• A prominent statement, for example as a title, legend, or subject line that reads, “Disclosure About Your Retirement Plan.”
  • A statement that: “Important information about your retirement plan is available at the website address below. Please review this information.”
  • A brief description of the covered document.
  • The internet website address where the covered document is available, which should either lead the covered individual directly to the covered document or to a login page that provides (or immediately after a covered individual logs on provides) a prominent link to the covered document.
  • A statement of the right to request and obtain a paper copy of the covered document, free of charge, and an explanation of how to exercise this right.
  • A statement of the right to opt-out of receiving covered documents electronically, and an explanation of how to exercise this right.
  • A telephone number to contact the plan administrator or other designated representative of the plan.

Consolidation of Notices of Internet Availability

Although the default rule is that each covered document requires the delivery of its own separate notice of internet availability, the proposed regulations permit the consolidation of these notices for certain reoccurring disclosures which are triggered by no event other than the passage of time. A consolidated notice covering more than one covered document may be issued 14-months from the date of the prior year’s consolidated notice.

A "consolidated notice of internet availability" may be issued with respect to the following covered documents:

  • Summary plan description.
  • Summary of material modifications.
  • Summary annual report.
  • Annual funding notice.
  • Disclosures regarding the investment of plan assets in participant-directed individual account plans.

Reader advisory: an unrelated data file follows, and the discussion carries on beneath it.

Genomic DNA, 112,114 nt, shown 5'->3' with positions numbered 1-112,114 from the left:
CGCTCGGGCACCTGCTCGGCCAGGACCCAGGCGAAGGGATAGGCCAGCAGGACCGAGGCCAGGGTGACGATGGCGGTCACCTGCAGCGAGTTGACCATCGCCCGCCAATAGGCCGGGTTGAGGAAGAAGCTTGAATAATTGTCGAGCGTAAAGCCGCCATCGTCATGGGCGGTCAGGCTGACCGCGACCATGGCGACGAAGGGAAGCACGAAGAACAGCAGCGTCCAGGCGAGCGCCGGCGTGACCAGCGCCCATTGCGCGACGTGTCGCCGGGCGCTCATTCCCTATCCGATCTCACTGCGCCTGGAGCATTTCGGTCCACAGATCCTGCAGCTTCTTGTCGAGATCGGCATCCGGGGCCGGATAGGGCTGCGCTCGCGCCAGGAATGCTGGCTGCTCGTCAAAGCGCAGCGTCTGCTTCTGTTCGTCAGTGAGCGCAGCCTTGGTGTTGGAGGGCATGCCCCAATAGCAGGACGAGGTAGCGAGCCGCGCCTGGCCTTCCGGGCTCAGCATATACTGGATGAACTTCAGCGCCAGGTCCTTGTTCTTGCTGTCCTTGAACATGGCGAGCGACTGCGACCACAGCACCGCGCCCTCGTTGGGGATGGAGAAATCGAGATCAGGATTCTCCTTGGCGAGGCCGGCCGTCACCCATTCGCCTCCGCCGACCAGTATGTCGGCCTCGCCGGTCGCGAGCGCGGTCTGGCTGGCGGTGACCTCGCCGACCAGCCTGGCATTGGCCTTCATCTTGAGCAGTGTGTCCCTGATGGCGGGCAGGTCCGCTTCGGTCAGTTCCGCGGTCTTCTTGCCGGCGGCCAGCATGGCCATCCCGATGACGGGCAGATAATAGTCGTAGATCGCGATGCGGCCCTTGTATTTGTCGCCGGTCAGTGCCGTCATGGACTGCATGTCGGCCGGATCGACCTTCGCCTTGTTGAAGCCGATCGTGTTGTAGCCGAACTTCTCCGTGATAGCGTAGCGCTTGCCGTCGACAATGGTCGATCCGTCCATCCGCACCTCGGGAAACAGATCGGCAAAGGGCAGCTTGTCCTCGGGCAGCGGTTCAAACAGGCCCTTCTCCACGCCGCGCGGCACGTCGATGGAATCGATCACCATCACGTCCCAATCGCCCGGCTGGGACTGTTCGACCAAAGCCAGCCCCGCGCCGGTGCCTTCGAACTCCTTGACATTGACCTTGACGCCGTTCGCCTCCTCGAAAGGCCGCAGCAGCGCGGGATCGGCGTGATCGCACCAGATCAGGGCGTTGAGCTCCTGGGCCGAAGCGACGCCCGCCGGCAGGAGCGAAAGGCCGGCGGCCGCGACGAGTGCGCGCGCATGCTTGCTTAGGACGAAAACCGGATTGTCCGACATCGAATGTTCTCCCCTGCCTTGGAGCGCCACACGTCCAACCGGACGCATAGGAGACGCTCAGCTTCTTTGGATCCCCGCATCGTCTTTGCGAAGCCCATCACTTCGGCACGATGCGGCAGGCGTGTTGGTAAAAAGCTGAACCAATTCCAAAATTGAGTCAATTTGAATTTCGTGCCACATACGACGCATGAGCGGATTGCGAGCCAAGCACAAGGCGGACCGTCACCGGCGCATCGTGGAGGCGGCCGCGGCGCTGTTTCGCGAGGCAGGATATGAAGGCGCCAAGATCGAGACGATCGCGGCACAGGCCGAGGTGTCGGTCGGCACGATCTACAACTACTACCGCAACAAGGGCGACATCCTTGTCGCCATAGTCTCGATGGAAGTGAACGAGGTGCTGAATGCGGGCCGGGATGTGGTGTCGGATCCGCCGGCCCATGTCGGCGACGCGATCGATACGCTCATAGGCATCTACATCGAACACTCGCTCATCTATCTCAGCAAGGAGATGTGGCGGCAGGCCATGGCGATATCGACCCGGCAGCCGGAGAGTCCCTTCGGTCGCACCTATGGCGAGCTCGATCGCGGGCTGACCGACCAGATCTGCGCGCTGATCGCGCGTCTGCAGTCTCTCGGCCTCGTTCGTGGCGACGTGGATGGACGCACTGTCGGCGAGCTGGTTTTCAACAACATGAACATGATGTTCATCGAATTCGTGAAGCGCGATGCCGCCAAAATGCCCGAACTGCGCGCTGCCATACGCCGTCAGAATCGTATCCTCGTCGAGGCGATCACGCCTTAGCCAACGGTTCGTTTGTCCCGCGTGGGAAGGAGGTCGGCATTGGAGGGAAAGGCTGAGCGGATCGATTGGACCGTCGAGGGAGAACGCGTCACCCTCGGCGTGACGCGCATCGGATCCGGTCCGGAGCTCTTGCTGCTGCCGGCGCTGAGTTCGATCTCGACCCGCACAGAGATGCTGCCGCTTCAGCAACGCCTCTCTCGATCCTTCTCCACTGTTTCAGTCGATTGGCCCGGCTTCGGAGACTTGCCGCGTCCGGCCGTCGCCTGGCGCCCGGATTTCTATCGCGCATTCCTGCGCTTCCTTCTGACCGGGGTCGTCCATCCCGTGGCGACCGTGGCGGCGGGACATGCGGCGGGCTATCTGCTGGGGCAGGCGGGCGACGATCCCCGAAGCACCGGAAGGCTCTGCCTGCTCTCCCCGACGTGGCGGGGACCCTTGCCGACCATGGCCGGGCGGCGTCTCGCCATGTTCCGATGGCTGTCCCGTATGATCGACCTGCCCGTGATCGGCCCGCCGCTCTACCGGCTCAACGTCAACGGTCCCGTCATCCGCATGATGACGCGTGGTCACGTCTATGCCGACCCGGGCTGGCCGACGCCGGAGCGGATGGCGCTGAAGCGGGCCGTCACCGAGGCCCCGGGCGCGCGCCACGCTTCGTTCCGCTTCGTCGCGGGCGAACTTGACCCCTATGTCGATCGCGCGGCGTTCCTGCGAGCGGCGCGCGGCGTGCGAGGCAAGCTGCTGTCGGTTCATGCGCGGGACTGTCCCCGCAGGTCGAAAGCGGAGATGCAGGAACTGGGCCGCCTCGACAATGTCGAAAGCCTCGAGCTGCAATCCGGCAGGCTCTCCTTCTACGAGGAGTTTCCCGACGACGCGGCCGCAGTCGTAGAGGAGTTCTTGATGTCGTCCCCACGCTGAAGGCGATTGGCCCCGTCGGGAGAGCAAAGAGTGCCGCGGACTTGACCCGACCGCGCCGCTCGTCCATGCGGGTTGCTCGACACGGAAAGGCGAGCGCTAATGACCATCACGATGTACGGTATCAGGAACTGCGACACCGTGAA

• Qualified default investment alternative notice.
  • Pension benefit statement.

Regardless of when and how the notice of internet availability is delivered to covered participants, covered documents must be made available online the day the documents are legally required to be furnished.

Website Standards and Reasonable Procedures

The Alternative Safe Harbor requires the establishment and maintenance of a website where covered documents can be posted and accessed by covered individuals. Such covered documents must be timely posted and remain available on the website until superseded by a subsequent version of the document. Moreover, the presentation of covered documents must be done in a manner calculated to be understood by the average plan participant and in a format that is widely available, printer-friendly and comfortable for viewing on a computer or mobile device. In addition, the Alternative Safe Harbor requires that procedures be put in place that are reasonably calculated to ensure that the confidentiality of personal information relating to any covered individual remains protected.

Effective and Applicability Dates

The Alternative Safe Harbor will not be effective until 60 days following publication of a final regulations in the Federal Register. It may be applied to pension benefit plans beginning on the first day of the first calendar year following the publication of the final regulations.

The DOL has received more than 250 comments on the proposed regulations from individuals and interest groups, including from the American Benefits Council, the American Retirement Association, The ERISA Industry Committee, and the Pension Rights Center.

We will continue to monitor for further developments and whether the final regulations will provide further detail and instruction.